Jeans are a fashion staple, and the sturdy denim fabric and stud-reinforced seams that are trademarks of those garments make them sturdy, long-lasting clothing. However, the built-to-last construction means that it's a challenge to hem or alter a pair of jeans. The most difficult alterations involve moving or changing the waistband. You can, however, convert high-rise jeans (the waistband hits an inch or so above the natural waist) into low-rise jeans (the waistband hits about three inches below the waist) if you have the sewing skills to reinstall the pockets, waistband and zipper.
Put on the jeans. Mark the location of the top of the new waistband height on the jeans at a side seam using tailor's chalk.
Measure the distance from the seam that joins the waistband down to the chalk mark. At one-inch intervals, measure that amount down from the waistband seam and mark it on the jeans. Proceed all around the circumference of the jeans' hips area, until you've marked the new waistband height all the way around the jeans.
Assess the placement of the new waistband marking to determine if the new waistband placement as marked is acceptable. If it is, proceed to Step 4. If not, wash away the chalk line and start again at step 1.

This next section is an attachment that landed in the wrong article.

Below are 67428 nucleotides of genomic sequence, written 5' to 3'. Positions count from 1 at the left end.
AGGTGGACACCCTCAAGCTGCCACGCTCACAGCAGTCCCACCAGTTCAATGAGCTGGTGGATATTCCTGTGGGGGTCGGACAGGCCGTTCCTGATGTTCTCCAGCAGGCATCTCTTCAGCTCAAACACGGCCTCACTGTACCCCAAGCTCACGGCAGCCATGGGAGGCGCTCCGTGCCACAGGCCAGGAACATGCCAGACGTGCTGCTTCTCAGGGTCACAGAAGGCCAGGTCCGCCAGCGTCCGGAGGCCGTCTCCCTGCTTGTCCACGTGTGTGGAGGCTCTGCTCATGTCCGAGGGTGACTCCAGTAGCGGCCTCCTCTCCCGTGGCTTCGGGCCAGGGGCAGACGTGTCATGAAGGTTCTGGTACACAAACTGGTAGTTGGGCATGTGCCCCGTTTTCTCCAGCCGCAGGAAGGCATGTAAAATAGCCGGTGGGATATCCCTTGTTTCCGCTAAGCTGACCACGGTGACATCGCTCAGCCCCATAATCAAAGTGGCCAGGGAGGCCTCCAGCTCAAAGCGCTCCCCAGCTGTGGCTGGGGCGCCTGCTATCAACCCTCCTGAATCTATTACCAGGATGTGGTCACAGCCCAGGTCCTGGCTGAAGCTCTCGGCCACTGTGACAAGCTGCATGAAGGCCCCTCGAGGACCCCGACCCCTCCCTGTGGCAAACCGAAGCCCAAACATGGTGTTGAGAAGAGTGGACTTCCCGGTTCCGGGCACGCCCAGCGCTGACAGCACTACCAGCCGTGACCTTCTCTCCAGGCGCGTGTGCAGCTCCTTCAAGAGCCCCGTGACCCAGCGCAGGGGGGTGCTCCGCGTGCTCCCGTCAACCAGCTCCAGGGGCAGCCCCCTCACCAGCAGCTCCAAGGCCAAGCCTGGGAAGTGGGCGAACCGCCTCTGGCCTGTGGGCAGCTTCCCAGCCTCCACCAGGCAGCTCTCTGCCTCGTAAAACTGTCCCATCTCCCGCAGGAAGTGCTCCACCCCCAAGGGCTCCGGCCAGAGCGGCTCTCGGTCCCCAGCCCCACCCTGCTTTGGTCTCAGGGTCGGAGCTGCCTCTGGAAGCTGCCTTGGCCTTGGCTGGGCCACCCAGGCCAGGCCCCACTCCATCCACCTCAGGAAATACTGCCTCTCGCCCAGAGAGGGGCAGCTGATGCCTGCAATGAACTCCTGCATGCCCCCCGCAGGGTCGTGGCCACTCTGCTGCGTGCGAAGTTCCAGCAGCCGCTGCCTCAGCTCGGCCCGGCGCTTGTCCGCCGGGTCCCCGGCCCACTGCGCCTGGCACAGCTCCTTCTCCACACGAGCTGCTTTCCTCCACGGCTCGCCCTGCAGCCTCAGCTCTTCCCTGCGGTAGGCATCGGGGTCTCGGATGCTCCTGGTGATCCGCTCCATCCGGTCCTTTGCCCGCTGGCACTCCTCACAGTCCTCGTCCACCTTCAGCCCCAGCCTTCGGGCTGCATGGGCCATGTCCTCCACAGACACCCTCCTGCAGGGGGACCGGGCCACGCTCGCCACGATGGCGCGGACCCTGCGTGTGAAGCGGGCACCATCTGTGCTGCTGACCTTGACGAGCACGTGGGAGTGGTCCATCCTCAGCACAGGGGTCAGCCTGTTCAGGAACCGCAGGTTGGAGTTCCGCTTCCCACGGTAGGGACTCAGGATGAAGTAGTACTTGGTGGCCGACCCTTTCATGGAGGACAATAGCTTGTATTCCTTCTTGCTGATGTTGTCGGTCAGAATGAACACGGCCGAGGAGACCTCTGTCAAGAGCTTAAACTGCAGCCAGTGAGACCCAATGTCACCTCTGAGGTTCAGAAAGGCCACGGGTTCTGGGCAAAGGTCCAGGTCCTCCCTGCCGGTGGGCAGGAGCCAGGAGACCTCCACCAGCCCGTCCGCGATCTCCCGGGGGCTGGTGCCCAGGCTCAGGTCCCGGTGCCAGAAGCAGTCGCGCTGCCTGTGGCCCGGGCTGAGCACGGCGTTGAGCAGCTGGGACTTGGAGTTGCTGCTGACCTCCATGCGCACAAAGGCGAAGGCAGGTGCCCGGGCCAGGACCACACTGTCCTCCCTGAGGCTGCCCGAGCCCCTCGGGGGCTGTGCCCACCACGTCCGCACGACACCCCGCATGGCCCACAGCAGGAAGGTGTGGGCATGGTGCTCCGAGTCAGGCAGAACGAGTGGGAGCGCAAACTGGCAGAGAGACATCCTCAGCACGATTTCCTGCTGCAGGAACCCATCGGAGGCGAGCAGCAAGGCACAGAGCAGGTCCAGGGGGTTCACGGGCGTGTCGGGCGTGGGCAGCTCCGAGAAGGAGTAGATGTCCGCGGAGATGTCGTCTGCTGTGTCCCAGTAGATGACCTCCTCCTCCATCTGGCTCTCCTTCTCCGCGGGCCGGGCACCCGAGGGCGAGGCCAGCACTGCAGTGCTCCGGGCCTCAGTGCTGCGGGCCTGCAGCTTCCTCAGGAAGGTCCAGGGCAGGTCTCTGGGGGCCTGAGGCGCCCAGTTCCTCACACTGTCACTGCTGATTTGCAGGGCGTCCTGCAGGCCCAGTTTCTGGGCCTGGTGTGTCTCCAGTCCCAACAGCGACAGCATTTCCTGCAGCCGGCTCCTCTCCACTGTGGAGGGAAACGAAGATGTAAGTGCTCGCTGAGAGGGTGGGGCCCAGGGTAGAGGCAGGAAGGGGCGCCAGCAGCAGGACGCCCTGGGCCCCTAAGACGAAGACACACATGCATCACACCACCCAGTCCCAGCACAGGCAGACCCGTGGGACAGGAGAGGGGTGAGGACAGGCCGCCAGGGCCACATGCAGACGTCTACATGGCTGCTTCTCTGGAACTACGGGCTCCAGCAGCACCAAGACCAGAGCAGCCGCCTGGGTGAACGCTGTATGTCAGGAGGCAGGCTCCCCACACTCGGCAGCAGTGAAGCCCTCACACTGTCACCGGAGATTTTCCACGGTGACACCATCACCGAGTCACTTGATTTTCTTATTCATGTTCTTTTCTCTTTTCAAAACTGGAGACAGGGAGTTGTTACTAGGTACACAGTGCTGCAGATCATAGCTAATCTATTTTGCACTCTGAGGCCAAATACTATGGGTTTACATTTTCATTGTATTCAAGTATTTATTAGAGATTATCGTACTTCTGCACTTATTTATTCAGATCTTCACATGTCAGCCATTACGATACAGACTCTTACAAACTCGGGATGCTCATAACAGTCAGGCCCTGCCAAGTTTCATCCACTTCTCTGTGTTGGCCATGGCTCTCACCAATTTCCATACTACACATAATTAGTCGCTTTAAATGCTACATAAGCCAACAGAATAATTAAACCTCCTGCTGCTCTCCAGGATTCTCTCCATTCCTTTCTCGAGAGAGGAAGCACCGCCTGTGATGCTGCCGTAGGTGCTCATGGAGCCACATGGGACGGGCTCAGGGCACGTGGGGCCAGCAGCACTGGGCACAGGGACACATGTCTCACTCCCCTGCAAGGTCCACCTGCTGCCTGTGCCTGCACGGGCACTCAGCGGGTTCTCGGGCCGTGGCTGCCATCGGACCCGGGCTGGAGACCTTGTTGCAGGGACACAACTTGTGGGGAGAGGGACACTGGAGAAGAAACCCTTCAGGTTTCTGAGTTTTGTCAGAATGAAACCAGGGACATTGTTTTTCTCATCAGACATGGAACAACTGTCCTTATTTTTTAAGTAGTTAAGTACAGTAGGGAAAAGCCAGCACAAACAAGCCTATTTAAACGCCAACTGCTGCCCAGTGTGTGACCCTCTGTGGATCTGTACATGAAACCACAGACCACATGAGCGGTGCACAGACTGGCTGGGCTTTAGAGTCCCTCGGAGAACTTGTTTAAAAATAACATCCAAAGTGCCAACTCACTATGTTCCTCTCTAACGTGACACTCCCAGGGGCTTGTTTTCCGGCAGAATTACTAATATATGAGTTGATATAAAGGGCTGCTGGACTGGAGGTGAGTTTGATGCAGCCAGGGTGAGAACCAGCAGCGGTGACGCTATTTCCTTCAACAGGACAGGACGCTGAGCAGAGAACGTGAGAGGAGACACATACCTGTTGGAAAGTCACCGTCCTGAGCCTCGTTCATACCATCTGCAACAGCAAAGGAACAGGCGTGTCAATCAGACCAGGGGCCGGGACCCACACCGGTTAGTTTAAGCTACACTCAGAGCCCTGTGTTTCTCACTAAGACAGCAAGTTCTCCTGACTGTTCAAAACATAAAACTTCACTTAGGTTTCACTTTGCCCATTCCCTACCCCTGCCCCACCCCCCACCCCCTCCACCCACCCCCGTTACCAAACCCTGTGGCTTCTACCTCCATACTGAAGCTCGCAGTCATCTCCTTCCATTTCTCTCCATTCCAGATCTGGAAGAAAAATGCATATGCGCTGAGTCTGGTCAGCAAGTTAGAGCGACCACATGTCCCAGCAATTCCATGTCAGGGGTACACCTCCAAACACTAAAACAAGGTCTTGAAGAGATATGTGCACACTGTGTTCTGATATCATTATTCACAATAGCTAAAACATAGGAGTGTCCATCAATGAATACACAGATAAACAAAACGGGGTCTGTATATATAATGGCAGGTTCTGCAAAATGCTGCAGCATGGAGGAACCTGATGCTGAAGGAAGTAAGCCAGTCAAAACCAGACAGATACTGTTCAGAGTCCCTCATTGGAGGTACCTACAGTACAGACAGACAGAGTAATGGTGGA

Measure the width of the waistband. Add 5/8 inch to that measurement. Measure and mark a line on the hip of the jeans that is that amount lower than the chalk line you just marked. This is your cutting line.
Assess the jeans' side, hip and back pockets, if there are any. If they fall completely above or below the cutting line, including the pocket lining, proceed to Step 7. If the cutting line intersects a pocket, go to Step 6.
Remove pockets that intersect the cutting line by ripping out the stitching with a sharp seam ripper. Sew up the hip seam after you remove inset side pockets. Set aside the pockets.
Remove the waistband from the jeans by ripping the stitches out with a sharp seam ripper. Tear out the stitches attaching the zipper to the fly placket to about an inch below the cutting line. Set aside the waistband.
Starting at the fly front, cut off the excess material above the new waist by cutting along the marked cutting line using sharp dressmaker's shears. Cut through all layers of the fly placket. Set the excess fabric aside.
Fold down a 5/8 inch flap along the new waist area of the jeans (along the area you just cut) and press the flap down. Try on the jeans. Take in or let out the side seams if the fit at the hip needs adjustment by ripping out the side-seam stitches and resewing the seams to allow more or less width for your hips.
Measure your high hip measurement just at the folded top of the jeans. Button the removed waistband and measure the circumference. You'll need to alter the waistband circumference to match the measurement of the jeans at the folded top. To alter the waist band, rip out the stitches at the side seams and stitch new seams to match the new measurement. If you need to add more fabric to make the waistband long enough, use some of the excess fabric cut away from the jeans in Step 8 to extend the waistband. You'll then have a double seam at both sides of the waistband.